We then talked about art and the colors of Vermont versus New Mexico. She seemed quite willing to stand there in the drizzle and converse with me. I could have climbed into that shelter and talked with her all day, she was so warm and maternal and comforting. Seems that she and her husband live up there each summer from about June 1st or 15th to October 20th — been doing it for years. She also knows well Frank Sutton of Sutton’s Place where I was going to be staying in Manchester. She said I’d have no problem catching a ride once I got to the road. “Everyone knows what you’re doing; they’re happy to help.” Reluctantly I moved on — although actually I think she was even more reluctant then I to end our conversation. First though she gave me her card — beautiful paintings — and jotted down my website.

Green Mountain birch trees along the Long Trail in Vermont. Photo by artist and thru-hiker Dawn TaosDawn Chandler

Chiming in now from my New Mexcio home, on the 12th of September, 2020 as I work on transcribing the pages of my LT Journal…. A few details worth mentioning regarding my LT journey of 2015:

— I did not carry a cell phone with me. The reason is because I wanted to be fully present on the trail. I didn’t want the temptation of an easy “escape” by way of the internet. The point was to get away from all of that.
I DID however carry a satelite phone in case of an emergency, and to check in very occasionally with loved ones.

— At this point I knew no one in Vermont. My closest personal connection to Vermont was my friend Heather, whom I’ve known all my life. In 2015 she had a vacation home in Stowe, but lived in Rochester, NY. She graciously volunteered to deliver me to the trailhead at the start of my journey, with the plan to meet me at Journey’s End a few weeks later near Canada.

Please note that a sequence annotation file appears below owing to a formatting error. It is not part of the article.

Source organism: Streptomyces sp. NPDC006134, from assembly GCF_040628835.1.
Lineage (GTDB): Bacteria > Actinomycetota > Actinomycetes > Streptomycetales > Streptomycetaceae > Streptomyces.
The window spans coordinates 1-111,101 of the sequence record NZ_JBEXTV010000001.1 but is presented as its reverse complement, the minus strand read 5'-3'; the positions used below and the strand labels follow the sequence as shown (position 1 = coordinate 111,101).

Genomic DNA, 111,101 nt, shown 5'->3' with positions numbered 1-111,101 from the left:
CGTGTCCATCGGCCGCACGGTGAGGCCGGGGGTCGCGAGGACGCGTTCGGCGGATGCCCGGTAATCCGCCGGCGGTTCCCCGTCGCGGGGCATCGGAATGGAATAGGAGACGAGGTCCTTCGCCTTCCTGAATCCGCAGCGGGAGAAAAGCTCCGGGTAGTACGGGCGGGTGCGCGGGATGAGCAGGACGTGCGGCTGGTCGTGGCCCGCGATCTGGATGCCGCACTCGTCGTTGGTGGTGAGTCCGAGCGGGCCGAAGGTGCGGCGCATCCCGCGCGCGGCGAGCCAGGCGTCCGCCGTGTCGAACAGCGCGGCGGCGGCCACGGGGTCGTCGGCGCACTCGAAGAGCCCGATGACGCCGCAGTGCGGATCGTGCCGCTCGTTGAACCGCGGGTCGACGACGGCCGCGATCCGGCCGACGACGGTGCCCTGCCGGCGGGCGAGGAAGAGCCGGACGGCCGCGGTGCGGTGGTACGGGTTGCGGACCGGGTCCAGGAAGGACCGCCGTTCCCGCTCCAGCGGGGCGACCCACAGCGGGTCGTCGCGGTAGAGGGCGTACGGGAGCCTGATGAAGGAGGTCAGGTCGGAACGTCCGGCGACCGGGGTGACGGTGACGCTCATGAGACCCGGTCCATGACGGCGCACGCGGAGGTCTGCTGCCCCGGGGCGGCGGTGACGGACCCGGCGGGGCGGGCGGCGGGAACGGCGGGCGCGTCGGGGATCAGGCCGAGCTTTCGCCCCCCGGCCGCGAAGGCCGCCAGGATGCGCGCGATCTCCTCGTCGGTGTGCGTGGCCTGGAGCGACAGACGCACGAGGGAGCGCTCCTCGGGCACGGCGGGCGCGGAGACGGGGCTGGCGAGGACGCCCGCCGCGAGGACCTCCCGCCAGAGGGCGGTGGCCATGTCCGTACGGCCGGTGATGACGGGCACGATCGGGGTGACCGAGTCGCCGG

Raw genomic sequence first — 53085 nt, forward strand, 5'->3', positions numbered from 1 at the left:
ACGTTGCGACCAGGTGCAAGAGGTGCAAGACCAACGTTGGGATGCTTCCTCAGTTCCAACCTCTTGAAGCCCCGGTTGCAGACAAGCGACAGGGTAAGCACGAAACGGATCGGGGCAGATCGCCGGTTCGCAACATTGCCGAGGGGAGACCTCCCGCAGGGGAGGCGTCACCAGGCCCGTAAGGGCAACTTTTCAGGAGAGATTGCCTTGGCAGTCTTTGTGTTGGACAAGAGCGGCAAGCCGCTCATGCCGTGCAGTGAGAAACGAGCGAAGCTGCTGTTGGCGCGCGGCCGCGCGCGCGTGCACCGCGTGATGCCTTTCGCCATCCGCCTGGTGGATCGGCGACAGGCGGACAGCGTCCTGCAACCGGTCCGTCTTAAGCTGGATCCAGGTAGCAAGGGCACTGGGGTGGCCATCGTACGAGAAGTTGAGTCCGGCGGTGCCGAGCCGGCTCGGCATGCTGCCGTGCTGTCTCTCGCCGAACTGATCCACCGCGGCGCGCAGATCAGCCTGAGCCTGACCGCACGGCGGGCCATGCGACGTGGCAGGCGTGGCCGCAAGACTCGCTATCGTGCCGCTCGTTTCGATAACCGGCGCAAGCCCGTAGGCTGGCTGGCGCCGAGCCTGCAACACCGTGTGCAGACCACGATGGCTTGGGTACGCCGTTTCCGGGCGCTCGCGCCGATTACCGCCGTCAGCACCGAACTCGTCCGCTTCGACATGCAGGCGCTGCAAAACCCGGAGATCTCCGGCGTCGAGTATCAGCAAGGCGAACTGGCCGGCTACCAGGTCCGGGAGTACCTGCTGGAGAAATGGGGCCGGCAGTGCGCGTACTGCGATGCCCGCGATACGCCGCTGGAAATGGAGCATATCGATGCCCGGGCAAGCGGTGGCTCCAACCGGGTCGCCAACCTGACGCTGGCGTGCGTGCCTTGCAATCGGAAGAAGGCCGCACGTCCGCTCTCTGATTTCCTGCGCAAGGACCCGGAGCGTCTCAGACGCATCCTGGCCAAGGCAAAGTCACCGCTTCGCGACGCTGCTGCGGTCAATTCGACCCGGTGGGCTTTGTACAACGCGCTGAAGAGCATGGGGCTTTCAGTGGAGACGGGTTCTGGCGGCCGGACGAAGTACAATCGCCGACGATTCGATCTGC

To reiterate though, aside from Heather, there was no one in Vermont I really knew. This fact added to my worry if something were to go wrong.

— The GMC has a “Trail Mentor” program. If you are planning a thru-hike, they will put you in touch with “mentors” who have hiked the trail. I was put in touch with about a dozen generous people, but the one who really stood out was a gal my age — Sylvie — who, the year before, had thru-hiked the LT in honor of HER 50th birthday — so we had that in common. Trail name “Charger” and a resident of Vermont, she provided me with an incredible about of sage advice, as well as offered up her home to me if I needed a break from the trail. Sylvie/Charger and I had never met though, so I was reluctant to lean on her too much.

— The GMC has a whole army of staff and volunteers who maintain the trails. They also maintain the latrines, many of which are composting or moldering. Maintaining the latrines — being a “shit shoveler” — is a nasty but crucial job.

— In trail parlance, a “Zero Day” is a day of no mileage, a rest day. I had scheduled no rest days. This was stupid. But the truth is I didn’t know any better. My itinerary was based on those of others who had gone before me, and some of them hadn’t had any rest days. So, basing my plan on theirs, I thought my itinerary reasonable — especially as I was giving myself five weeks to hike the trail, and most people seemed to do it in four weeks or less.